Dancing Fool

I want to dance.  There, I said it.  I want to leap in the air and land in a split and do double pirouettes.   I want to tap out entire Gershwin rhapsodies with my toes.  I want to kick my leg so high it has to apply for a Canadian visa.

Actually, I’ll settle for decent jazz hands.  I just want to move like a dancer.  But I’m not sure how hard I want to work for it.  And that’s the key, isn’t it?  Dancing, like every art, requires sustained effort.  And the willingness to look like a fool.

Balance, Feb. 2013 024I know because I danced for many years.  I was never what you’d call a real dancer, but I started dance classes when I was four, and studied pretty consistently until I graduated from college at twenty-one.  I also acted and sang, but I never imagined myself becoming a professional actor.  I believed in dance as a pure and powerful art form, and I loved the combination of athleticism and grace I saw in professional dancers.  I thought I could live without acting, but I would always want to dance.

And yet.

I knew there was something missing from my dancing, something absolutely essential that I lacked.  In college, I realized that dance required both intense discipline and wild risk.  I was both too lazy and too uptight.  What to do?

One day, when I was working backstage on a dance production in college, I heard some of the dance majors talking about a particular piece, or a class, or a teacher. I don’t remember the subject, but it doesn’t matter.  It was the way they talked that struck me.  They were in love with dance.  They had what I lacked:  passion.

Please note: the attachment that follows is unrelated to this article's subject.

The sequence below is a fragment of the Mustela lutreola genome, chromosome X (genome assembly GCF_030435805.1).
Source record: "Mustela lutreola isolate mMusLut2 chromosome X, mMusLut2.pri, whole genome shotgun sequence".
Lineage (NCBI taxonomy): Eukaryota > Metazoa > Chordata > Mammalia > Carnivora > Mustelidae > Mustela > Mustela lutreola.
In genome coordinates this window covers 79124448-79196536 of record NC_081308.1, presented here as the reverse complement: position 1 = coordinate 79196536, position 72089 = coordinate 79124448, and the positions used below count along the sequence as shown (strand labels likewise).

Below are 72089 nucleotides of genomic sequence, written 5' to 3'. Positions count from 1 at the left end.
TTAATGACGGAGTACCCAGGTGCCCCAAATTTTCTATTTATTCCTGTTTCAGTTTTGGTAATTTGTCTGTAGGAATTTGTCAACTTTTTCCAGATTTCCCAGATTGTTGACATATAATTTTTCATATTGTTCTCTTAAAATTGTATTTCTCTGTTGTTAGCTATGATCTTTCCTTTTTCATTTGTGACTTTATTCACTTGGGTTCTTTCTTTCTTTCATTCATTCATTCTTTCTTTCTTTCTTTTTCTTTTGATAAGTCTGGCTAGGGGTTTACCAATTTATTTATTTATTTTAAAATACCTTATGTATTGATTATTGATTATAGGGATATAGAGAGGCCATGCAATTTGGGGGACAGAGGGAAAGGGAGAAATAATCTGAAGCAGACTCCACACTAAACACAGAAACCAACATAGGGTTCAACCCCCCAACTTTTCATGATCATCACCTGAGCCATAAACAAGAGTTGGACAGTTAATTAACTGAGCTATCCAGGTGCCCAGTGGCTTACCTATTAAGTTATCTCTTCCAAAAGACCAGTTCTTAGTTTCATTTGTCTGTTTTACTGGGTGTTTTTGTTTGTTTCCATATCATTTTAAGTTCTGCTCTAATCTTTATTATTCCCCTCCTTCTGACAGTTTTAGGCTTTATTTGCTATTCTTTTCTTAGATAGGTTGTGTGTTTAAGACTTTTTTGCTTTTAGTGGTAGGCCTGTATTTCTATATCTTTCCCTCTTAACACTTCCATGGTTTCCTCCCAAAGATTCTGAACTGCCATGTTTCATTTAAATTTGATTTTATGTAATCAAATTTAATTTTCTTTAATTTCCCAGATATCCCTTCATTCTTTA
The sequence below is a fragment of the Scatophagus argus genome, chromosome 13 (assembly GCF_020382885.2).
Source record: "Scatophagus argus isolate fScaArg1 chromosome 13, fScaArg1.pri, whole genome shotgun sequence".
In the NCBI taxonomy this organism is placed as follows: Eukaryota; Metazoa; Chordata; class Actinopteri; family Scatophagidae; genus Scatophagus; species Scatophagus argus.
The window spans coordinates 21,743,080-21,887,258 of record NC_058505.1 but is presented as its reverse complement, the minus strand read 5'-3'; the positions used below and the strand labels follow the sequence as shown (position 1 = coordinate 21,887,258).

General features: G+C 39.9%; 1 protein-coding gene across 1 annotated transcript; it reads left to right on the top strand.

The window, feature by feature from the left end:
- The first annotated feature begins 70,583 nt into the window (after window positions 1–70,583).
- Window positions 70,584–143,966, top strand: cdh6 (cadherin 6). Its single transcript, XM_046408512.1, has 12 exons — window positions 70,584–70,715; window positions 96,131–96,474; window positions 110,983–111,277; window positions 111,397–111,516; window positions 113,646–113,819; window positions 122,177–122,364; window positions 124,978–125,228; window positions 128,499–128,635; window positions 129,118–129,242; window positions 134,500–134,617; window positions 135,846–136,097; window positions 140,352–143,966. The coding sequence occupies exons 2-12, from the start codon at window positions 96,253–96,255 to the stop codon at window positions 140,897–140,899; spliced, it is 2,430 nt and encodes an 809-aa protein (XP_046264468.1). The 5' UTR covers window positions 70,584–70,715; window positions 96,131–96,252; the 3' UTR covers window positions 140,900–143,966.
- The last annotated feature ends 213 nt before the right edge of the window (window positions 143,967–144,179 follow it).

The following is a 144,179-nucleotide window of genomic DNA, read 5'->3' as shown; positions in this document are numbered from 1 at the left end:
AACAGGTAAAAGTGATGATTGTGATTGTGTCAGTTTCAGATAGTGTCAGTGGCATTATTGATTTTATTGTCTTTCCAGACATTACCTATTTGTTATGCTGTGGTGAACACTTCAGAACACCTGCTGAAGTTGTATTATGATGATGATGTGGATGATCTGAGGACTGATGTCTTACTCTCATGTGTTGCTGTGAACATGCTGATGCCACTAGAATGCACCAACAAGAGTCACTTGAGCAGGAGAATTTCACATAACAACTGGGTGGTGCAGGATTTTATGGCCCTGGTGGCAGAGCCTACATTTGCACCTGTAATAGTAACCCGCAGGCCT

And then it hit me.  They felt about dance the way I felt about acting:  they would die without it.  They were most themselves when they were dancing.  All their discipline, all their hard-earned skill, all their crazy abandon, came from within.  They were driven by love.  Suddenly I was free – free to let go of dance, free to acknowledge that I had passion in spades, but it wasn’t for ballet or modern tap or anything else that happens in a dance studio. 

My passion was for acting.  That’s what I couldn’t live without.  Surprise, surprise.

Acting takes work, you say?  And emotional risk?  No problem.  I can spend hours figuring out a scene or digging into a text.  I’m happy to warm up my body and voice.  I love to go out on a limb in rehearsal, risking failure to find the right connection with my scene partner.  I am willing to keep working on a role right up to the closing performance.  It doesn’t even feel like work to me, because I’m passionate about it. 

I never had that kind of passion for dance.  But I want to be a better actor, so I’m prowling for new skills.  And yeah, I want to dance.  Over the next few months I plan to revisit the dance studio and see what I discover.  Maybe, with a little discipline and a healthy dose of humility, this old dog can learn some new tricks. 

Jazz hands, anyone?

2 thoughts on “Dancing Fool

  1. Can a child of the Carpet Metropolis
    Cut a rug now and then, serendopilous?
    Sure, just go easy
    On ankles and knees;
    Time works his talent to topple us!

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